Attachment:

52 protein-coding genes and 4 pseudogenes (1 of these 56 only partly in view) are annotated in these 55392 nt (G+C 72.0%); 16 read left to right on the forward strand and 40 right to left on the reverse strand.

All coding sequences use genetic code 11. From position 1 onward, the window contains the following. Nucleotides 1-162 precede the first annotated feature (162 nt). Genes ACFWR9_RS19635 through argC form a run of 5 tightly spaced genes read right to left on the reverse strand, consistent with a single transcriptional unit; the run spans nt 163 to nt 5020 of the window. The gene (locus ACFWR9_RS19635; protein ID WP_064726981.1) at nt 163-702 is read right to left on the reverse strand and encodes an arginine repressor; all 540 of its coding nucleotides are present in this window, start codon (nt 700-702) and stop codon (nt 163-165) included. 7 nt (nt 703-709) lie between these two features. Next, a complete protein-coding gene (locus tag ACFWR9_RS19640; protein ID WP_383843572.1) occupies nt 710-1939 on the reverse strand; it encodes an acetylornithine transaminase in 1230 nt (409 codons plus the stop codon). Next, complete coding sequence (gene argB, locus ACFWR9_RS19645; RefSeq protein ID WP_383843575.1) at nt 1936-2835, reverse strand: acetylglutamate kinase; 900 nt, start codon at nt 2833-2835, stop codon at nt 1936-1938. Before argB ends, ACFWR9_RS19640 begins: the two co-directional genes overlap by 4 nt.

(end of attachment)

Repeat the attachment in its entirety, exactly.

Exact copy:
52 protein-coding genes and 4 pseudogenes (1 of these 56 only partly in view) are annotated in these 55392 nt (G+C 72.0%); 16 read left to right on the forward strand and 40 right to left on the reverse strand.

All coding sequences use genetic code 11. From position 1 onward, the window contains the following. Nucleotides 1-162 precede the first annotated feature (162 nt). Genes ACFWR9_RS19635 through argC form a run of 5 tightly spaced genes read right to left on the reverse strand, consistent with a single transcriptional unit; the run spans nt 163 to nt 5020 of the window. The gene (locus ACFWR9_RS19635; protein ID WP_064726981.1) at nt 163-702 is read right to left on the reverse strand and encodes an arginine repressor; all 540 of its coding nucleotides are present in this window, start codon (nt 700-702) and stop codon (nt 163-165) included. 7 nt (nt 703-709) lie between these two features. Next, a complete protein-coding gene (locus tag ACFWR9_RS19640; protein ID WP_383843572.1) occupies nt 710-1939 on the reverse strand; it encodes an acetylornithine transaminase in 1230 nt (409 codons plus the stop codon). Next, complete coding sequence (gene argB, locus ACFWR9_RS19645; RefSeq protein ID WP_383843575.1) at nt 1936-2835, reverse strand: acetylglutamate kinase; 900 nt, start codon at nt 2833-2835, stop codon at nt 1936-1938. Before argB ends, ACFWR9_RS19640 begins: the two co-directional genes overlap by 4 nt.